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  HOME | Bolivia

Repsol-Led Consortium to Invest $900 Million in Bolivia Natgas Block

LA PAZ – A five-company consortium led by Spain’s Repsol plans to invest $900 million to explore and develop a new natural gas block in southern Bolivia known as Iñiguazu.

The president of Bolivian energy company YPFB, Oscar Barriga, signed the investment commitment with representatives of the consortium, which also includes Royal Dutch Shell, Argentina’s Pan American Energy (PAE) and two YPFB units.

Bolivian President Evo Morales, members of his Cabinet and Repsol Chairman Antonio Brufau attended the signing ceremony Tuesday in the eastern city of Santa Cruz.

Morales said that if the exploration stage is successful the consortium is expected to invest $900 million and produce 6.5 million cubic meters (229 million cubic feet) of natural gas per day at Iñiguazu.

The block, which is located in the southern province of Tarija and covers a 644-sq.-kilometer (248-sq.-mile) area, has 3 trillion cubic feet of potential natural gas reserves and is expected to provide the government with $6 billion in revenue in the coming years, Morales said.

Repsol will be the operator, according to Brufau, who said the consortium will leverage the experience gained elsewhere in Bolivia, particularly in the Caipipendi block.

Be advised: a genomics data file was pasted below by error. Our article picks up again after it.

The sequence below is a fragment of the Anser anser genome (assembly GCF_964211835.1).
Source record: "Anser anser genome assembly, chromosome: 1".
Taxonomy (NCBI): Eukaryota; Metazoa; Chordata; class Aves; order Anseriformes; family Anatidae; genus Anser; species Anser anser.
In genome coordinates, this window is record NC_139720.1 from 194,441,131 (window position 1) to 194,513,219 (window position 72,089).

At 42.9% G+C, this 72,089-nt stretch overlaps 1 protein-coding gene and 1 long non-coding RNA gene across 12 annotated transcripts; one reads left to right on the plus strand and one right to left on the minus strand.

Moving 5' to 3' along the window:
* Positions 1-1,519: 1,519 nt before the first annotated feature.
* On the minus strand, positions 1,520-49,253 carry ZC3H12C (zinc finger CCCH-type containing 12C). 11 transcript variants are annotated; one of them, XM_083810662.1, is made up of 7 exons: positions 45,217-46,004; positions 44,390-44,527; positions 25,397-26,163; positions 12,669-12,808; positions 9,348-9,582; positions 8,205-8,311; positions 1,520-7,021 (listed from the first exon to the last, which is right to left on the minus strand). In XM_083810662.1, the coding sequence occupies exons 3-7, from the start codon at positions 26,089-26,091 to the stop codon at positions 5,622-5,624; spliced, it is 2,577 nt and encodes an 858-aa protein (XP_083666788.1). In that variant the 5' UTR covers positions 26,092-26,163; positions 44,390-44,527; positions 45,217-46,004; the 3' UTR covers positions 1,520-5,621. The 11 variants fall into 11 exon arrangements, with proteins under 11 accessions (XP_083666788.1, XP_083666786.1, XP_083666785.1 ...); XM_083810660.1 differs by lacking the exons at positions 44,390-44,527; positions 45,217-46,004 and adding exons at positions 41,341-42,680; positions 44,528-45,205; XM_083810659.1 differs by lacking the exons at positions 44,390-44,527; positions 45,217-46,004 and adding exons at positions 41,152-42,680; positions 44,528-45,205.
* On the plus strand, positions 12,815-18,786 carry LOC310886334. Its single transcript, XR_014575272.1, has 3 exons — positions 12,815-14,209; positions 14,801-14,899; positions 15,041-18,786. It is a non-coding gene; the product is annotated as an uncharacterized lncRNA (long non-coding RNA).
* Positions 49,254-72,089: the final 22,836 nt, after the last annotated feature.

Exploration work at Iñiguazu will be carried out at an area adjacent to the Margarita-Huacaya natural gas field, which is part of Caipipendi and Bolivia’s largest.

The Caipipendi consortium is made up of Repsol (37.5 percent), Shell (37.5 percent) and PAE (25 percent).

Brufau also hailed the incorporation of the YPFB units into the new consortium, saying a group had been formed that is the “creme de la creme” in Bolivia’s hydrocarbons sector.

Repsol and Shell each have a 15 percent stake in the Iñiguazu consortium, while PAE has a 10 percent interest, YPFB Andina has 46.5 percent and YPFB Chaco has 13.4 percent, the Spanish company said in a statement.

“This group, these five companies, have a singular and absolute commitment, and we’re convinced that with a bit of luck – and if the geology doesn’t deceive us – we can have another project like Caipipendi, which has delivered so much success to this country,” Brufau said.

 

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